Racism is hardly a hidden part of America's consciousness at the moment. On the contrary, it's increasingly visible in alt-right pockets all over the country. But racism goes deeper, as we all know, than public displays. It's systematic and structural. A huge example is modern segregation, where people of color have been consistently geographically disenfranchised, isolated, and kept in areas with fewer resources and worse quality of life. And segregation has big implications for the health of Black Americans — particularly kids.
It's time for a history lesson. Segregation, always a part of America's cultural fabric, accelerated in the early 20th century; as Black Americans moved from rural areas to cities in great numbers, municipalities were allowed up to have apartheid-esque policies about separating Black and white housing and services. This wasn't an accident, explained expert Richard Rothstein to Smithsonian Magazine earlier this year: "Segregation in every metropolitan area was imposed by racially explicit federal, state and local policy, without which private actions of prejudice or discrimination would not have been very effective." Today, segregation is not put in place by law, but rather by discriminatory housing practices (enabled originally by those explicitly racist policies).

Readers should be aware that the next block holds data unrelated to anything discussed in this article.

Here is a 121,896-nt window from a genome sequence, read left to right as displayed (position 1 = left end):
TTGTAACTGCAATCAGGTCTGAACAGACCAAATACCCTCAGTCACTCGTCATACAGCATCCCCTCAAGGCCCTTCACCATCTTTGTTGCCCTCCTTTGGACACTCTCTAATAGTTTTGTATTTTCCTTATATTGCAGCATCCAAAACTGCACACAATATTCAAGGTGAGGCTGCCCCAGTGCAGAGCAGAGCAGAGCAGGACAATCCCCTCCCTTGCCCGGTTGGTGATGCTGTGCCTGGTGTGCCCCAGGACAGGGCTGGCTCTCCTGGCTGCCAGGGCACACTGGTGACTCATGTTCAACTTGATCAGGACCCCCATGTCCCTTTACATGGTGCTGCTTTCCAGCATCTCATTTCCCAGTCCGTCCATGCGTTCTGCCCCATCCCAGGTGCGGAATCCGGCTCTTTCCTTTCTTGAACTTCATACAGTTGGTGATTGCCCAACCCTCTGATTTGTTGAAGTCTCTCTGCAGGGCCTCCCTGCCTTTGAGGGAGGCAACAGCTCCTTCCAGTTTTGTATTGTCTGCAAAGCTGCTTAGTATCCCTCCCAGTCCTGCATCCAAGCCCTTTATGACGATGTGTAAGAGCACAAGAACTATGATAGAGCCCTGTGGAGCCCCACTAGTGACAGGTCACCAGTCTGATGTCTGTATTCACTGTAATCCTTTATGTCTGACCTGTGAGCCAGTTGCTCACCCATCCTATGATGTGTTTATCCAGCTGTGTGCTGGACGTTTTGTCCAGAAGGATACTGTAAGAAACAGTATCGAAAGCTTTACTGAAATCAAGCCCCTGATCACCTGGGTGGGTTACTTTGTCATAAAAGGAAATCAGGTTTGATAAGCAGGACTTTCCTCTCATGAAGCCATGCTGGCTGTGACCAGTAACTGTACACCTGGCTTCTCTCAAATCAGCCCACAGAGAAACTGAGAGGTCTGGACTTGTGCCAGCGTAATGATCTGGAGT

It's a rotten part of American history, and it's still ongoing. Heavily segregated minority neighborhoods have had less access to good roads, street lighting, healthcare, commuting, groceries, schools, and everything else that matters about where you live. And, crucially, living in a segregated area has bad health outcomes, too — and we're only discovering the extent now.